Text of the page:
It's been a long week or more since I finished reading God's Own Country by Ross Raisin and a lot of pianos have moved across the sitting room in that time (I'll explain that later in the week), so it was an interesting moment when I sat down at my laptop, opened the book and noticed that unusually I had written scant marginalia.
The reason for this was that I was too completely immersed to pause, even to note down a salient fact about characterisation or plot or location. Ross Raisin has created another one of those memorably literary voices and adolescent personalities to join the ranks of Catcher in the Rye's Holden Caulfield and Curious Incident's Christopher Boone and with him comes a very unusual unreliable narrator and with it a take on a mind that seems to drift from normal adolescent to disturbed psychopath and yet never loses reader sympathy en route. In fact if anything I emerged with a far greater understanding of a mind in turmoil which somehow sees itself as normal.
Sorry I'm making that sound very confusing but trust me, if you read this book you'll know exactly what I'm getting at.
Sam Marsdyke son of a farmer lives in rural isolation high up on the Yorkshire Moors having been expelled from school for the sexual assualt of another pupil. Poor Sam is misunderstood from the off and doesn't even seem to merit the care and attention his father gives the sheep, let alone the understanding that a human being could do with. Treated no better than an animal by his father as he works day and night in this bleak and unforgiving landscape. Lindy Burleigh writing in the Literary Review rates this as one of the few novels since Wuthering Heights to feature the moors as such an integral part of the novel and to read it is indeed to be there. Now I'm trying to think of a book, any book which casts a happy joyous light on this landscape and I can't (though I expect you can) Emily Bronte certainly did the damage there.
God's Own Country offers a great line in town versus country and seen through the eyes of Sam, the wealthy incomers buying up the bankrupt farms to move in and enjoy a sanitised version of rural life are a game target for his attention. Initially it's innocent and jokey with a good deal of fantasy added in, slowly however the readerly discomfort increases as it shifts into a bit of peeping tom-ness. Then it all goes horribly wrong when the daughter of the Marsdyke's new neighbours tells Sam she wants to run away.
It's at this point that the book took a strange grip on me as a reader. Of course what follows is awful, and undoubtedly menacing but it somehow feels benignly malevolent when presented through Sam's eyes because he elicits a profound sense of sympathy with his inability to define right from wrong on the normal social scale. I could have wept for him as I made frantic excuses on his behalf...but look at his childhood...no wonder with all that cruelty...and there you have it, a complete understanding of just why some people behave as they do and so unavoidably.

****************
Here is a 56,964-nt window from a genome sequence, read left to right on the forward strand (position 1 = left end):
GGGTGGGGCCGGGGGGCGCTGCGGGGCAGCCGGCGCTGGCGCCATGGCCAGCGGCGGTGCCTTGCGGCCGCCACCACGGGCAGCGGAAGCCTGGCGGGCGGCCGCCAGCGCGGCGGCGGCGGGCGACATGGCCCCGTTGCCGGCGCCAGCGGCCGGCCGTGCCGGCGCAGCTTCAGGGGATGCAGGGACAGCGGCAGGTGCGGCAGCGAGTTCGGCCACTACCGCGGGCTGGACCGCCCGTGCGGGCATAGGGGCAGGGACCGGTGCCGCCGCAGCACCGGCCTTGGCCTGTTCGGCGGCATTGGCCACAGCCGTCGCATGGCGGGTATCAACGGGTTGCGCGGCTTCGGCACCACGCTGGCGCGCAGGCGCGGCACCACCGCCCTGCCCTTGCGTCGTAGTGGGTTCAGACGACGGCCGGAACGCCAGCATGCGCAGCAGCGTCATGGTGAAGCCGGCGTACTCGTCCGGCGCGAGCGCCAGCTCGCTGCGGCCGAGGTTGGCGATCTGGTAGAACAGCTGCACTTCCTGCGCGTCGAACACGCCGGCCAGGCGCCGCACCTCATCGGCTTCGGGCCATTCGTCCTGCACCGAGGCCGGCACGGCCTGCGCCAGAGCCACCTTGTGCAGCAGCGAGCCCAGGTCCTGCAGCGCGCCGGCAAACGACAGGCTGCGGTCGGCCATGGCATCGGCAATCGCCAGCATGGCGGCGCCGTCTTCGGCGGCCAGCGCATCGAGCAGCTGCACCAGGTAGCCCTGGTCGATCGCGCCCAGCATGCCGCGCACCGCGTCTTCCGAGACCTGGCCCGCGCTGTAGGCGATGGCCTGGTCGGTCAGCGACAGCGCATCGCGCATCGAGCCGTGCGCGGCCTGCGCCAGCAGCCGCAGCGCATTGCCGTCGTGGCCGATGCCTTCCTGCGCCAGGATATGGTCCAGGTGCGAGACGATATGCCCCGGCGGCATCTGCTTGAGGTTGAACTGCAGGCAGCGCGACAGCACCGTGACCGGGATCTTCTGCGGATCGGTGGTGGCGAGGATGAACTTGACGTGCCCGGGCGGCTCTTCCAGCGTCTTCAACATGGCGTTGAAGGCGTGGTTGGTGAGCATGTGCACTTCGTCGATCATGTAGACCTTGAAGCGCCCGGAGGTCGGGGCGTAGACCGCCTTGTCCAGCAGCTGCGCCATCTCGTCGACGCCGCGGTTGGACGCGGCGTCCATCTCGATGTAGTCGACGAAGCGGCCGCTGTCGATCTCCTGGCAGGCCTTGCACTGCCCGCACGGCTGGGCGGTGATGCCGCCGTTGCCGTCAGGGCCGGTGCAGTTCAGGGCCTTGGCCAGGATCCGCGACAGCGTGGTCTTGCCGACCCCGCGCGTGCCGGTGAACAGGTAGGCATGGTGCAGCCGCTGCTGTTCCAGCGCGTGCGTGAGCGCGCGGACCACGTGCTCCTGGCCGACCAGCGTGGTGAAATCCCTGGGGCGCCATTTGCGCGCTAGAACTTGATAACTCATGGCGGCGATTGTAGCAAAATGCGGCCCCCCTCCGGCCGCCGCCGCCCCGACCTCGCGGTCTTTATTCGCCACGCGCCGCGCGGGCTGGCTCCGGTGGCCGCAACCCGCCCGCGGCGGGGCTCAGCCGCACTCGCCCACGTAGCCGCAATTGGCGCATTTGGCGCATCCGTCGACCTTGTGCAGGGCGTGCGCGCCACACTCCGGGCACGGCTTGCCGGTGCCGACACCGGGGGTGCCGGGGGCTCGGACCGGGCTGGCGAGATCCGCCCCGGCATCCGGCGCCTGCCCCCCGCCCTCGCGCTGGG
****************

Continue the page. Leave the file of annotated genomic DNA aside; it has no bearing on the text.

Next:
The writing utilises a good deal of Yorkshire dialect and colloquialism, this vernacular could all rebound badly in a book less well written, but here it works perfectly to create a truly original voice. Measured and realistic it provides a powerful contrast between the old established and the new and upcoming, local language becomes the divide that cannot be crossed, the immutable and possibly only sense of permanence that may remain as the butcher's shop becomes The Green Pepper Deli where
'there were rabbits strung up and bloody hunks of beef dripping onto the counter'
are replaced by
'olives pricked with little sticks'.
'These were dark days for the old boys in town, certain. The shadows of the cities were sneaking in both sides of the valley, and there was nothing any of them could do about it but for mawnging.'
There's an interview with Ross Raisin here promoting the book launch in the US where for some strange reason that I can't fathom it's titled Out Backward, and I think he handles the first question very well given that it's a bit of a googlie,
'Do people really talk like this in Yorkshire?'
Well I'd awant Ross Raisin's a gradely chap and I'd awant he was capt and could have looked a claht'ead or a gauvie if he'd been mithered and wished he was a mowdiwarps agait aht and then he'd have got all blathered up and been a bit too brussen in fact a bonney...oh alright I got it all from here.
Meanwhile expect to have your expectations turned on their head if you decide to read God's Own Country / Out Backward and emerge from it having met one of the saddest yet most memorable voices you will encounter on the pages of a novel.